Pastoralists say they don't need money, just water

In Summary

Say they are forced to go to the dangerous border with South Sudan and Uganda for pasture 

A Turkana woman digs a hole to draw water for goats
HARD LIFE: A Turkana woman digs a hole to draw water for goats

Turkana pastoralists blame poor governance for the drought and subsequent famine. They say the county government has failed to put in place measures to mitigate against drought.

Reports from the National Drought Management Authority show most parts of Turkana county are currently experiencing a severe drought and majority of residents are in dire need of food.

County government statistics show around 805,000 out of 1.2 million residents are facing starvation. The county has not had rain for 12 months and the water table level has dropped.

Paul Ewaar, a resident of Nanam ward in Turkana West, says the county government receives billions from the National Treasury but has failed them by not providing necessities such as water, pasture and relief food on time.

Ewaar says water shortage is a perennial problem that has forced them to travel to dangerous places in search of pasture and water for their livestock. He accuses the county government of being busy distributing relief food instead of putting in place measures that will end the problem once and for all.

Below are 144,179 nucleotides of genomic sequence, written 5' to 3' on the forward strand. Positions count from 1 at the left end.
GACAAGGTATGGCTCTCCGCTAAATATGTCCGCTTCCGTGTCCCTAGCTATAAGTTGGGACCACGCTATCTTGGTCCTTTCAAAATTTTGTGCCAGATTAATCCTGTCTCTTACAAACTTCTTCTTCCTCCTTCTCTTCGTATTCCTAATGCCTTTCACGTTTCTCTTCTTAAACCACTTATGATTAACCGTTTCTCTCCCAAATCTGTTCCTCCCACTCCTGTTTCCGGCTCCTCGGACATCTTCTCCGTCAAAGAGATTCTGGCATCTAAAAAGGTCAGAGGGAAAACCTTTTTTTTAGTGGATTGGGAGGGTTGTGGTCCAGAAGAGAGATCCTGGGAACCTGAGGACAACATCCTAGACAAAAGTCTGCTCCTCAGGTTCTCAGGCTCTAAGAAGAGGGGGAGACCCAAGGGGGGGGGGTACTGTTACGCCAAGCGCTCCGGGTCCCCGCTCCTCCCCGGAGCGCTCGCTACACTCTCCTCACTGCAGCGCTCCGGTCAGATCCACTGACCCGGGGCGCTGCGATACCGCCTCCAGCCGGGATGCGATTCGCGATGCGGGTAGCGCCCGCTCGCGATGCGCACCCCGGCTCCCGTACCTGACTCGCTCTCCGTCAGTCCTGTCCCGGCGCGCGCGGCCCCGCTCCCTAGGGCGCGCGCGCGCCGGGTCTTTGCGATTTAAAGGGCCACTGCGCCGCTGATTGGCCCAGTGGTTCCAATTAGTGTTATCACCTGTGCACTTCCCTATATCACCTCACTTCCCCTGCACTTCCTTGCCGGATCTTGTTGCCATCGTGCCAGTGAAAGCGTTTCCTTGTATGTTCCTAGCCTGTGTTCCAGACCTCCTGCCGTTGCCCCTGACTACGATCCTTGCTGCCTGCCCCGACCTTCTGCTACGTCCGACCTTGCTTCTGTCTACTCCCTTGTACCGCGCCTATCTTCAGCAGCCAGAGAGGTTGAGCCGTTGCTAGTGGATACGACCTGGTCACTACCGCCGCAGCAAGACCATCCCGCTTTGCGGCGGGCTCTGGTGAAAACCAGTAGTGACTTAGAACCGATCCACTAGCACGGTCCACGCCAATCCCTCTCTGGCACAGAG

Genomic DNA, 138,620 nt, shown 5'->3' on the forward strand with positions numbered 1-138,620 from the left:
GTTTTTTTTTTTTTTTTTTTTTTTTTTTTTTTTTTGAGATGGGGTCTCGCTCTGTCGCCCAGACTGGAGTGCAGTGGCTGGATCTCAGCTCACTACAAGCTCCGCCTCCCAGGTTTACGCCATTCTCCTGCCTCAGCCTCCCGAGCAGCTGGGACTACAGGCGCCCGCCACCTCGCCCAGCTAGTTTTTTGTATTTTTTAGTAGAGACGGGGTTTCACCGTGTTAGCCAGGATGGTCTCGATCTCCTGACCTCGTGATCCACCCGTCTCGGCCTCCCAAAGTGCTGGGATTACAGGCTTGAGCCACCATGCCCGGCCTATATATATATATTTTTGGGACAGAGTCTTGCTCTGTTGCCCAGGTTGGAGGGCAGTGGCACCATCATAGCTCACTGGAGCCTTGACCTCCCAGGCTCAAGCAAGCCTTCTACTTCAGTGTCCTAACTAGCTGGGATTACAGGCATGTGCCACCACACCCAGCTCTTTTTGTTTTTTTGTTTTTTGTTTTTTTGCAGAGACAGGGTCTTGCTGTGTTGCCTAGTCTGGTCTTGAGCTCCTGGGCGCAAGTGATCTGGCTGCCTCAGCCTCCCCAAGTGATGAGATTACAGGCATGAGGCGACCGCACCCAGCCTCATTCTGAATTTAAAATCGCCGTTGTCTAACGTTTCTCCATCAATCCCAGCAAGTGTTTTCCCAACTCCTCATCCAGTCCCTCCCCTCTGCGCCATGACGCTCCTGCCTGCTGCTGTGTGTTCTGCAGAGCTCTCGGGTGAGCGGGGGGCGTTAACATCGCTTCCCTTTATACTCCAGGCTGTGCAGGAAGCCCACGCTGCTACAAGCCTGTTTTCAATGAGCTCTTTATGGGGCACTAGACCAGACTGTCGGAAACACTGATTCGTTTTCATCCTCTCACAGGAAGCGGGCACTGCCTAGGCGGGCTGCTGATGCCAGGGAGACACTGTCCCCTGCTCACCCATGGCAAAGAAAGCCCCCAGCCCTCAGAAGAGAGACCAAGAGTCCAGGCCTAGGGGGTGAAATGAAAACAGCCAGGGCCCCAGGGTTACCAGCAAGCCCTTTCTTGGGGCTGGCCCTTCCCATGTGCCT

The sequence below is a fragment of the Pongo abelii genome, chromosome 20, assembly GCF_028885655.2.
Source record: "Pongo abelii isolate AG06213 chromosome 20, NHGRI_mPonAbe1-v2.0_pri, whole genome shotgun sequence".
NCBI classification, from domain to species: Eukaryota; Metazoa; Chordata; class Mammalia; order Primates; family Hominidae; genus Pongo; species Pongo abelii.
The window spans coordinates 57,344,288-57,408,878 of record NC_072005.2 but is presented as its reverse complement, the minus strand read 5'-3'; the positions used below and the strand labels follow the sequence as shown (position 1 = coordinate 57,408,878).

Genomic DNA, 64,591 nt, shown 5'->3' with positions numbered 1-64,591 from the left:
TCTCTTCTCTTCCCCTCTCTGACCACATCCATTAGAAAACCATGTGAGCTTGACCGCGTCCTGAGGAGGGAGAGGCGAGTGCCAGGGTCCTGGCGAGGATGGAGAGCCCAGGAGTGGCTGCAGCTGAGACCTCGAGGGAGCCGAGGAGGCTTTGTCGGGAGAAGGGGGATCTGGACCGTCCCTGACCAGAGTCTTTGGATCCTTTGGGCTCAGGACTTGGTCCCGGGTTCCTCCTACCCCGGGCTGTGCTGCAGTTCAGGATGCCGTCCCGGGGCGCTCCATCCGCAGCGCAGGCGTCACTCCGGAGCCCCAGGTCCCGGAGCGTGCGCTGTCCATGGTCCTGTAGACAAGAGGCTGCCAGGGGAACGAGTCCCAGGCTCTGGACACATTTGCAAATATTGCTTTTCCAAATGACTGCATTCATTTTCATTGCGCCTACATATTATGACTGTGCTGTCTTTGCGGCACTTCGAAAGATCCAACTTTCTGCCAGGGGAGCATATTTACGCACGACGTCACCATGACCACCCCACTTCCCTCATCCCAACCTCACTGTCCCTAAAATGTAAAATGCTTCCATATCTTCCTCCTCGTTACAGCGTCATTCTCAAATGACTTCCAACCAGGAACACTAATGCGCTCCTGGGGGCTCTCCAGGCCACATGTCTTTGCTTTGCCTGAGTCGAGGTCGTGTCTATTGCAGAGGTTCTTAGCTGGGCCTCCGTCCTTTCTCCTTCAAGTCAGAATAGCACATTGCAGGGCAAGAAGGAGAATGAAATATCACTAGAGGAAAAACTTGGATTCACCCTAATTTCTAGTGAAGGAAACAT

"If the county government cares its people, it would have built big dams to harvest more water when it rains so that when drought comes water is not a problem in Nanam. But the county government has not even constructed a water pan," Ewaar says.


Emmanuel Ekiru, a pastoralist from Nanam, says the county government has neglected their interest. He urges the county government to allocate money for construction of dams.

"We travel with our livestock for more than 147km to look for water and pasture at the border of Kenya and South Sudan, which is insecure because of cattle rustling," he says.

Ekiru accuses the county government of taking advantage of the drought to solicit funds from humanitarian agencies and yet it has the potential of mitigating drought.

James Erupe, a resident of Kakuma, accuses the county government of not factoring pastoralists in its agenda. 

"We don't need money or other facilities. We only need water. We have been promised many times since devolution that the county will build big dams to curb water problem but it has never been done. We blame our leaders. They have failed us," he says.

Hard-hit areas include Kaeris, Kaaleng’-Kaikor, Lapur and Upper Lake Zone in Turkana North; Kibish, Naanam, Songot, Letea and Lopur in Turkana West; Kerio Delta and Upper Kalokol in Turkana Central; Lobei-Kotaruk and Turkwel in Loima; Lobokat, Kalapata and Upper Lokichar in Turkana South; and Kapedo, Lokori-Kochodin and Katilia in Turkana East.

Edited by Josephine M. Mayuya

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